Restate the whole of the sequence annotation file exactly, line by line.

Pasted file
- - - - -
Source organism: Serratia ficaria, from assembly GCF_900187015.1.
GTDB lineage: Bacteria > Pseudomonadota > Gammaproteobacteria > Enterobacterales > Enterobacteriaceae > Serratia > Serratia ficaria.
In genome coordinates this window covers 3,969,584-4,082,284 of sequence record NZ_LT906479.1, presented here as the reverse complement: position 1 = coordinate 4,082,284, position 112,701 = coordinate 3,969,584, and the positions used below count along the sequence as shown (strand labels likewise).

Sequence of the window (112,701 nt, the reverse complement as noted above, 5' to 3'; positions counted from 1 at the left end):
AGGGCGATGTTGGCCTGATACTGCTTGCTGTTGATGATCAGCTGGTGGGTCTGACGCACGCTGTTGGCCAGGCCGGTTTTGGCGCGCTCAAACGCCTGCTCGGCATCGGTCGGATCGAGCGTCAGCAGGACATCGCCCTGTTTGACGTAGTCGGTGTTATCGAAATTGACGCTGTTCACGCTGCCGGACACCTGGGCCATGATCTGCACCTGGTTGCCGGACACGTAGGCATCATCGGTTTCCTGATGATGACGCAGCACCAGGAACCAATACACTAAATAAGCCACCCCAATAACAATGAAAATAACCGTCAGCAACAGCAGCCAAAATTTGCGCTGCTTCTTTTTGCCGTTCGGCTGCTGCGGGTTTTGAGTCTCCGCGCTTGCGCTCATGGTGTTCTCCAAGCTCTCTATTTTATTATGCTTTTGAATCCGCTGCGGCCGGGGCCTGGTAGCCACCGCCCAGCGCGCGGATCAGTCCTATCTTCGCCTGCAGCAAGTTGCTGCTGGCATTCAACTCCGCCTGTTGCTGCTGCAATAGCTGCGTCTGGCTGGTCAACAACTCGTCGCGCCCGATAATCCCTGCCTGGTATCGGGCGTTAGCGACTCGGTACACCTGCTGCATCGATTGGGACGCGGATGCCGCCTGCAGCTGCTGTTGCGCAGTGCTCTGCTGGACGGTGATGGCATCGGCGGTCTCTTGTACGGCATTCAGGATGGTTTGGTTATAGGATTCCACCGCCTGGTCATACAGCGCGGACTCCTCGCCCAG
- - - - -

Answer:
Source organism: Serratia ficaria, from assembly GCF_900187015.1.
GTDB lineage: Bacteria > Pseudomonadota > Gammaproteobacteria > Enterobacterales > Enterobacteriaceae > Serratia > Serratia ficaria.
In genome coordinates this window covers 3,969,584-4,082,284 of sequence record NZ_LT906479.1, presented here as the reverse complement: position 1 = coordinate 4,082,284, position 112,701 = coordinate 3,969,584, and the positions used below count along the sequence as shown (strand labels likewise).

Sequence of the window (112,701 nt, the reverse complement as noted above, 5' to 3'; positions counted from 1 at the left end):
AGGGCGATGTTGGCCTGATACTGCTTGCTGTTGATGATCAGCTGGTGGGTCTGACGCACGCTGTTGGCCAGGCCGGTTTTGGCGCGCTCAAACGCCTGCTCGGCATCGGTCGGATCGAGCGTCAGCAGGACATCGCCCTGTTTGACGTAGTCGGTGTTATCGAAATTGACGCTGTTCACGCTGCCGGACACCTGGGCCATGATCTGCACCTGGTTGCCGGACACGTAGGCATCATCGGTTTCCTGATGATGACGCAGCACCAGGAACCAATACACTAAATAAGCCACCCCAATAACAATGAAAATAACCGTCAGCAACAGCAGCCAAAATTTGCGCTGCTTCTTTTTGCCGTTCGGCTGCTGCGGGTTTTGAGTCTCCGCGCTTGCGCTCATGGTGTTCTCCAAGCTCTCTATTTTATTATGCTTTTGAATCCGCTGCGGCCGGGGCCTGGTAGCCACCGCCCAGCGCGCGGATCAGTCCTATCTTCGCCTGCAGCAAGTTGCTGCTGGCATTCAACTCCGCCTGTTGCTGCTGCAATAGCTGCGTCTGGCTGGTCAACAACTCGTCGCGCCCGATAATCCCTGCCTGGTATCGGGCGTTAGCGACTCGGTACACCTGCTGCATCGATTGGGACGCGGATGCCGCCTGCAGCTGCTGTTGCGCAGTGCTCTGCTGGACGGTGATGGCATCGGCGGTCTCTTGTACGGCATTCAGGATGGTTTGGTTATAGGATTCCACCGCCTGGTCATACAGCGCGGACTCCTCGCCCAG